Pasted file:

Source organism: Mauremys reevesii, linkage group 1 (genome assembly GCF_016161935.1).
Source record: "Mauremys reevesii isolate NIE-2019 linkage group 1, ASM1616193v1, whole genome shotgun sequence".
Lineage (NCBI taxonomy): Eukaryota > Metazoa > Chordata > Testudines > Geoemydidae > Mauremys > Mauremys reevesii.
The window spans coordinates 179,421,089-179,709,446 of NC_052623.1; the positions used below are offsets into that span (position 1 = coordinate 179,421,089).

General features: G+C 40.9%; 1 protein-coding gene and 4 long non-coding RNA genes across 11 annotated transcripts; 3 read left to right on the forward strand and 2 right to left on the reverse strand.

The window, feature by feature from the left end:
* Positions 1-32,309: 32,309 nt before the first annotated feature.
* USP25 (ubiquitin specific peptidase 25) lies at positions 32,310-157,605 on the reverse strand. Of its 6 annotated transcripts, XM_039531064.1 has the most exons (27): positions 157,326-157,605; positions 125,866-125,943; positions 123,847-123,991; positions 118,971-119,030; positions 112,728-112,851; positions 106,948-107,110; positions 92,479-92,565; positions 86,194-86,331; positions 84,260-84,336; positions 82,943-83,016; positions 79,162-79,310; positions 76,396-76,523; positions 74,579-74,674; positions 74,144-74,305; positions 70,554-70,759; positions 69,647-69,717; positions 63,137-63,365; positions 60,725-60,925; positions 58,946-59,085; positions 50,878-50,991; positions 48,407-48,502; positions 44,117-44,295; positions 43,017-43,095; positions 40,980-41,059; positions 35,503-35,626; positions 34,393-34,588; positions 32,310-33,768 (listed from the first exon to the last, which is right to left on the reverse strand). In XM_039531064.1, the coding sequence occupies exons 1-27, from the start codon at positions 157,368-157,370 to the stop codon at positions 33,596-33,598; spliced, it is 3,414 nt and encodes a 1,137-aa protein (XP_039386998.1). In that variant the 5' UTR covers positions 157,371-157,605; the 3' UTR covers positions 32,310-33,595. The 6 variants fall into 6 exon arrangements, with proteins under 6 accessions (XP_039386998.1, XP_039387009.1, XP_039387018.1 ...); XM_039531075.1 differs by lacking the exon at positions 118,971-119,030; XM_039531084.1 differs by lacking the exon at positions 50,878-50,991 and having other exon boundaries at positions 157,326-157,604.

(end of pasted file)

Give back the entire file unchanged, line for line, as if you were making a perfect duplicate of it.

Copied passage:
Source organism: Mauremys reevesii, linkage group 1 (genome assembly GCF_016161935.1).
Source record: "Mauremys reevesii isolate NIE-2019 linkage group 1, ASM1616193v1, whole genome shotgun sequence".
Lineage (NCBI taxonomy): Eukaryota > Metazoa > Chordata > Testudines > Geoemydidae > Mauremys > Mauremys reevesii.
The window spans coordinates 179,421,089-179,709,446 of NC_052623.1; the positions used below are offsets into that span (position 1 = coordinate 179,421,089).

General features: G+C 40.9%; 1 protein-coding gene and 4 long non-coding RNA genes across 11 annotated transcripts; 3 read left to right on the forward strand and 2 right to left on the reverse strand.

The window, feature by feature from the left end:
* Positions 1-32,309: 32,309 nt before the first annotated feature.
* USP25 (ubiquitin specific peptidase 25) lies at positions 32,310-157,605 on the reverse strand. Of its 6 annotated transcripts, XM_039531064.1 has the most exons (27): positions 157,326-157,605; positions 125,866-125,943; positions 123,847-123,991; positions 118,971-119,030; positions 112,728-112,851; positions 106,948-107,110; positions 92,479-92,565; positions 86,194-86,331; positions 84,260-84,336; positions 82,943-83,016; positions 79,162-79,310; positions 76,396-76,523; positions 74,579-74,674; positions 74,144-74,305; positions 70,554-70,759; positions 69,647-69,717; positions 63,137-63,365; positions 60,725-60,925; positions 58,946-59,085; positions 50,878-50,991; positions 48,407-48,502; positions 44,117-44,295; positions 43,017-43,095; positions 40,980-41,059; positions 35,503-35,626; positions 34,393-34,588; positions 32,310-33,768 (listed from the first exon to the last, which is right to left on the reverse strand). In XM_039531064.1, the coding sequence occupies exons 1-27, from the start codon at positions 157,368-157,370 to the stop codon at positions 33,596-33,598; spliced, it is 3,414 nt and encodes a 1,137-aa protein (XP_039386998.1). In that variant the 5' UTR covers positions 157,371-157,605; the 3' UTR covers positions 32,310-33,595. The 6 variants fall into 6 exon arrangements, with proteins under 6 accessions (XP_039386998.1, XP_039387009.1, XP_039387018.1 ...); XM_039531075.1 differs by lacking the exon at positions 118,971-119,030; XM_039531084.1 differs by lacking the exon at positions 50,878-50,991 and having other exon boundaries at positions 157,326-157,604.